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  • Writer's pictureDr. Francis Battisti & Dr. Helen Battisti

The Zone - Volume 129

Why be happy?

Recently, the World Happiness Report 2022 was published for the tenth year. The purpose of this report is to offer governments insights into “happiness and well being in determining how to achieve and measure social and economic development.” as reported by the General Assembly of the United Nations. The 158-page document is rich with data, perspectives and insights into the importance that happiness plays within the world community. We strongly encourage individuals, who are interested in a meta-analysis of happiness, that you go directly to the report.

This report offers the world a panoramic view of why happiness is so important and how it has evolved over the past ten years. One point that we found particularly interesting is “the most remarkable change seen during COVID-19 has been the global upsurge in benevolence in 2021.” This benevolence has provided notable support for the life evaluations of givers, receivers and observers who have been gratified to see their community’s readiness to reach out to help each other in times of need. In every global region, there have been large increases in the proportion of people who give money to charity, help strangers and do voluntary work in every global region. Altogether the global average of these three measures was up by a quarter in 2021, compared with before the pandemic.

Upon reviewing this report, several questions regarding personal happiness came to mind. While this report offers an international view of happiness, we thought about how individual differences and personal behaviors need to be considered when thinking about ones’ happiness.

One question that we have been asked in some of our workshops addressing happiness is… “Why should I strive for happiness, life just is, isn’t it?” Again, looking at the literature and speaking with others we have found the following reasons to pursue happiness.

  • Happy people are more generous.

  • Happy people cope better with stress and trauma.

  • Happy people are more creative and are better able to see the big picture.

  • Happy people are less likely to get sick and also live longer.

  • Happy people are more likely to get married and have fulfilling marriages and they have more friends.

  • Happy people make more money and are more productive at work.

Another question that has been frequently asked is…” Are there keys to happiness that I need to follow?” While thinking about individual differences or preferences, some concepts to consider are:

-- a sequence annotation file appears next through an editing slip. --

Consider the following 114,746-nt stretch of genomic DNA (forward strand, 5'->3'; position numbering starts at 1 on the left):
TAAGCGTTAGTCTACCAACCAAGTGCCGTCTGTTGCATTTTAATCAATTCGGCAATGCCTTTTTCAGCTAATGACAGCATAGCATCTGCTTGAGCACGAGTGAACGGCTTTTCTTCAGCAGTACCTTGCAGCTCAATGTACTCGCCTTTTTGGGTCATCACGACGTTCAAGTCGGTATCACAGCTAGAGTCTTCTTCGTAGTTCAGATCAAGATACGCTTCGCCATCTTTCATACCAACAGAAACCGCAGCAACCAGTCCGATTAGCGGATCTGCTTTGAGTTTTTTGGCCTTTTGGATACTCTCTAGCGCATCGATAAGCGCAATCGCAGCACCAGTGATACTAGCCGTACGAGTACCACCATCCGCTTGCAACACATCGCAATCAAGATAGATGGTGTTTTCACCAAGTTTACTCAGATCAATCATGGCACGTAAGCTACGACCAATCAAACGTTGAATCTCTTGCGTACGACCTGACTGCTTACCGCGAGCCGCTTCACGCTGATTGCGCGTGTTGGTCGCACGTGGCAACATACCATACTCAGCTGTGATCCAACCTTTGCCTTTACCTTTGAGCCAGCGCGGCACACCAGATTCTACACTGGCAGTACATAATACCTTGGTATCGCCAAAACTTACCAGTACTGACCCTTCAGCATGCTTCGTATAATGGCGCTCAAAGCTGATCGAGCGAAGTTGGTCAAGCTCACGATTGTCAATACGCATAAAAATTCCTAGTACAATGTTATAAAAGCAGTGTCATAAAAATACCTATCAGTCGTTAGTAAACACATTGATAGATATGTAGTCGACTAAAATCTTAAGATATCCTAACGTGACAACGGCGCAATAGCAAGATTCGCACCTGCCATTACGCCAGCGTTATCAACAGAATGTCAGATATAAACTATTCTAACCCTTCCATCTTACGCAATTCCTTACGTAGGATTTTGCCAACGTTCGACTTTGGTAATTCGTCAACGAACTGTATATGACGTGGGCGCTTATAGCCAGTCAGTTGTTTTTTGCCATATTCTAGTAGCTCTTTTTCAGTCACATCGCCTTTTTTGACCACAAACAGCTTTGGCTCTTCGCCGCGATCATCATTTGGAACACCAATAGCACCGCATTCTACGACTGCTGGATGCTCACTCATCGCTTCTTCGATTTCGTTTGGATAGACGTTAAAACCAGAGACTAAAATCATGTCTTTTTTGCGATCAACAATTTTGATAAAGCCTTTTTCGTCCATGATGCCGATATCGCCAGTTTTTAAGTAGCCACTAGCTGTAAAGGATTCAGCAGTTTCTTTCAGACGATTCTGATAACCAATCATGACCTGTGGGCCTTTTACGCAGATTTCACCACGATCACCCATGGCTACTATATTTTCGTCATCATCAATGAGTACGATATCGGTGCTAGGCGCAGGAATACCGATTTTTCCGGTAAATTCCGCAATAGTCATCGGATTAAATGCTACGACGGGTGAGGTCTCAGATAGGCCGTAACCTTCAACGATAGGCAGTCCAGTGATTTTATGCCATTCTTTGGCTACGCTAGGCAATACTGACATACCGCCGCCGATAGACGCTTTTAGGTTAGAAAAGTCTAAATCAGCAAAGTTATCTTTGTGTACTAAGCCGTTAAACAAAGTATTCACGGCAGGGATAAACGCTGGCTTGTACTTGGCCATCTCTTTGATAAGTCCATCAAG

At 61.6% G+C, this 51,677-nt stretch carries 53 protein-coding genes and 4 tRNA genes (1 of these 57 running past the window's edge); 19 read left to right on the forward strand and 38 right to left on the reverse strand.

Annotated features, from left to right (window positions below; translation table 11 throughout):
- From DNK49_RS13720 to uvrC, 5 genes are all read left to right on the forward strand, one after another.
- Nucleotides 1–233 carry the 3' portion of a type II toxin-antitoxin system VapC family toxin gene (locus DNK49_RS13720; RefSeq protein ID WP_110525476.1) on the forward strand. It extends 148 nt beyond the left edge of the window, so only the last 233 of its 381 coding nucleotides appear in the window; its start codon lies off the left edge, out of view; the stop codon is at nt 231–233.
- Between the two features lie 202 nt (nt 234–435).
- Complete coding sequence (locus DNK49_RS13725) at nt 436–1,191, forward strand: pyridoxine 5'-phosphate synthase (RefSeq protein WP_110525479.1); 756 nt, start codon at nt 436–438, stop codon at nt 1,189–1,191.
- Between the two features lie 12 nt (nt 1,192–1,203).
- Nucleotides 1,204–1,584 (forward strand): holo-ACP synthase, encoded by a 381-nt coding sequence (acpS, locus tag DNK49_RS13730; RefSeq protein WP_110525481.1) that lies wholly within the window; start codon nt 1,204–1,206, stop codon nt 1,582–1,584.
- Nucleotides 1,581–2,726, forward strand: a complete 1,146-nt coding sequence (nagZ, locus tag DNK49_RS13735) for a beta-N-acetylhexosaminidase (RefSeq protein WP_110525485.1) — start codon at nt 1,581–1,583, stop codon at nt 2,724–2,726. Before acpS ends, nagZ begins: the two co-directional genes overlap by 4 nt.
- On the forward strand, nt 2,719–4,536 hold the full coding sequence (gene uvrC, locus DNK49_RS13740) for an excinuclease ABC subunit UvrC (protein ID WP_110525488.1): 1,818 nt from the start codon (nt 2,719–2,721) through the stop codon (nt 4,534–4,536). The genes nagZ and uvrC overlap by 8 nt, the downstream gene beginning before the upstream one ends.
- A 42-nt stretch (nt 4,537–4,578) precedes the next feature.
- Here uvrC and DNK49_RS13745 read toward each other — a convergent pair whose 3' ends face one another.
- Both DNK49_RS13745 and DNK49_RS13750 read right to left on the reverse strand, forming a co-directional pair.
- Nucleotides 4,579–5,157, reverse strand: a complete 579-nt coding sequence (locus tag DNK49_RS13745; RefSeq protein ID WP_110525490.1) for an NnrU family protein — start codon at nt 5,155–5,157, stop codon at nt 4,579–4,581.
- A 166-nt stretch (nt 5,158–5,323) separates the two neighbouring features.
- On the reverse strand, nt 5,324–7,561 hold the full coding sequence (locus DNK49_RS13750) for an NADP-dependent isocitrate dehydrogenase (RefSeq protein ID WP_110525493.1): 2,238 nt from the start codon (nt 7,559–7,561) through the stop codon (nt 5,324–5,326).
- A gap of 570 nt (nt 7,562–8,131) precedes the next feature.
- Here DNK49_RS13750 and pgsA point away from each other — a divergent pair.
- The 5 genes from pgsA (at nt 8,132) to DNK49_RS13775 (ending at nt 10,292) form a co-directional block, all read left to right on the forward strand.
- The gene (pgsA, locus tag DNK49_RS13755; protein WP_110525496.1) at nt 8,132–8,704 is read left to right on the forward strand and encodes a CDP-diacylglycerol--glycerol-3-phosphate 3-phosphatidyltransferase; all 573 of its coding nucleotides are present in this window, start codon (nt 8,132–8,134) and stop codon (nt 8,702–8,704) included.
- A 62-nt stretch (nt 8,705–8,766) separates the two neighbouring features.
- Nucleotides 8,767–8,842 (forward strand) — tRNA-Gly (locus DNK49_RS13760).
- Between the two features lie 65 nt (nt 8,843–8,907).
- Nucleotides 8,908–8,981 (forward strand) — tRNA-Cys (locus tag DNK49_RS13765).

• Build relationships.

  • Give thanks.

  • Practice kindness.

  • Give up grudges.

  • Get physical.

  • Get rest.

  • Pay attention.

  • Don’t focus on material wealth.

Finally, some of the ideas that have been brought to the workshop by participants include:

  • Yearning: What kinds of activities are you naturally drawn to?

  • Rapid Learning: What kinds of activities do you seem to pick up quickly?

  • Flow: In what activities did the steps just come to you automatically?

  • Glimpses of Excellence: During what activities have you had moments of subconscious excellence, “How did I do that?”

  • Satisfaction: What activities give you a kick, either while doing them or immediately after finishing them. “Oh, when can I do that again?”

Experiencing happiness is a life-long process. Thinking about some of these questions may give us insight into additional ways that we can enhance our quality of living.


Key Takeaways

  • Happiness is complex.

  • There are different ways to measure happiness.

  • Happiness needs to be an important component of social policy.

Best Practices

  • Awe Narrative: Recall and describe a time when you experienced awe.

  • Best Possible Self for Relationships: Visualize what your life would be like without the good things you have.

  • Meaningful Photos: Photograph, then write about, things that are meaningful to you.

Things to Limit

  • Not believing that you deserve to be happy.

  • Comparing yourself to everyone else.

  • Not making time to be happy.


Quote of the Week

“Happiness is not something readymade. It comes from your own actions.”

Dali Lama


Happiness can add a richness to one’s life that is full of joy and contentment. While it can be elusive, our mind and our actions can bring it to our door. And then we need to welcome it in.

Be well,

The paraDocs

Check our Welcome Greeting on YouTube

The paraDocs are Dr. Francis L. Battisti, PhD, Psychotherapist, Distinguished Psychology Professor and former Executive V.P and Chief Academic Officer and Dr. Helen E. Battisti PhD, RDN, CDN, Chief Nutrition Officer, at SpNOD, Health Promotion Specialist, Research and Clinical Registered Dietitian Nutritionist and former Assistant Professor.

We have developed "The ZONE", because that is exactly where you want to be during this pandemic. A place of focused attention to doing exactly what needs to be done to get you to where you need to be. The purpose of The Zone is to provide a nationally distributed weekly mental-health and nutrition tip-sheet during times of change.

If you would like to get copies of The ZONE that you may have missed or if you know someone that would like to start receiving The ZONE, please signup today... It's free and you can unsubscribe anytime.

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